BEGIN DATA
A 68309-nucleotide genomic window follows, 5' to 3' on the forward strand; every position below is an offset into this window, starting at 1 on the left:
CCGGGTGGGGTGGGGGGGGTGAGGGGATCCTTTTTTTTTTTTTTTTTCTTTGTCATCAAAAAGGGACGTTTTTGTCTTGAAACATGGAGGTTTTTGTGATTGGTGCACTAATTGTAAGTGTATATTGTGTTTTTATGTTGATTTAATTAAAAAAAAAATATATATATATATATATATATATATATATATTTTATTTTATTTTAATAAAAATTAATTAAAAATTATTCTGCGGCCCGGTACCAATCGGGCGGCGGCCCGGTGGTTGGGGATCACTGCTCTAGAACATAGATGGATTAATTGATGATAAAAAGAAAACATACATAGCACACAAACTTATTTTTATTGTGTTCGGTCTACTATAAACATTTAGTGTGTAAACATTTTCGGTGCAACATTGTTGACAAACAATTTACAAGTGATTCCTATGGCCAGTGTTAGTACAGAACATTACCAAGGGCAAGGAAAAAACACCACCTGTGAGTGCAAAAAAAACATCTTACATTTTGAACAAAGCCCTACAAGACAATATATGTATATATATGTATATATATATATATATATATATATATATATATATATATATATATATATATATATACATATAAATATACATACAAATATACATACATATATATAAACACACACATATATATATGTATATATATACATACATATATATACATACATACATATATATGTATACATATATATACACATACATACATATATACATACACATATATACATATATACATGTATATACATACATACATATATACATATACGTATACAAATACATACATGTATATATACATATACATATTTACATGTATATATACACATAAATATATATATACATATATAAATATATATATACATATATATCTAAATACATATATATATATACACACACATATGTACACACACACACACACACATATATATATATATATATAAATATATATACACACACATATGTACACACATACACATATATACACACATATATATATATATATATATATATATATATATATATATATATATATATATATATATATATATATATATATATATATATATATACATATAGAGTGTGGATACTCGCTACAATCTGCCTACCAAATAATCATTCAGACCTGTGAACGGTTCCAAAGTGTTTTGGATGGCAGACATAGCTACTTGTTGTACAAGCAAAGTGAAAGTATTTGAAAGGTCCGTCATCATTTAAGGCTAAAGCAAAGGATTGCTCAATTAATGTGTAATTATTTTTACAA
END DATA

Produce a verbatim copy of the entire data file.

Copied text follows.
A 68309-nucleotide genomic window follows, 5' to 3' on the forward strand; every position below is an offset into this window, starting at 1 on the left:
CCGGGTGGGGTGGGGGGGGTGAGGGGATCCTTTTTTTTTTTTTTTTTCTTTGTCATCAAAAAGGGACGTTTTTGTCTTGAAACATGGAGGTTTTTGTGATTGGTGCACTAATTGTAAGTGTATATTGTGTTTTTATGTTGATTTAATTAAAAAAAAAATATATATATATATATATATATATATATATATTTTATTTTATTTTAATAAAAATTAATTAAAAATTATTCTGCGGCCCGGTACCAATCGGGCGGCGGCCCGGTGGTTGGGGATCACTGCTCTAGAACATAGATGGATTAATTGATGATAAAAAGAAAACATACATAGCACACAAACTTATTTTTATTGTGTTCGGTCTACTATAAACATTTAGTGTGTAAACATTTTCGGTGCAACATTGTTGACAAACAATTTACAAGTGATTCCTATGGCCAGTGTTAGTACAGAACATTACCAAGGGCAAGGAAAAAACACCACCTGTGAGTGCAAAAAAAACATCTTACATTTTGAACAAAGCCCTACAAGACAATATATGTATATATATGTATATATATATATATATATATATATATATATATATATATATATATATATATATATACATATAAATATACATACAAATATACATACATATATATAAACACACACATATATATATGTATATATATACATACATATATATACATACATACATATATATGTATACATATATATACACATACATACATATATACATACACATATATACATATATACATGTATATACATACATACATATATACATATACGTATACAAATACATACATGTATATATACATATACATATTTACATGTATATATACACATAAATATATATATACATATATAAATATATATATACATATATATCTAAATACATATATATATATACACACACATATGTACACACACACACACACACATATATATATATATATATAAATATATATACACACACATATGTACACACATACACATATATACACACATATATATATATATATATATATATATATATATATATATATATATATATATATATATATATATATATATATATATATATATATACATATAGAGTGTGGATACTCGCTACAATCTGCCTACCAAATAATCATTCAGACCTGTGAACGGTTCCAAAGTGTTTTGGATGGCAGACATAGCTACTTGTTGTACAAGCAAAGTGAAAGTATTTGAAAGGTCCGTCATCATTTAAGGCTAAAGCAAAGGATTGCTCAATTAATGTGTAATTATTTTTACAA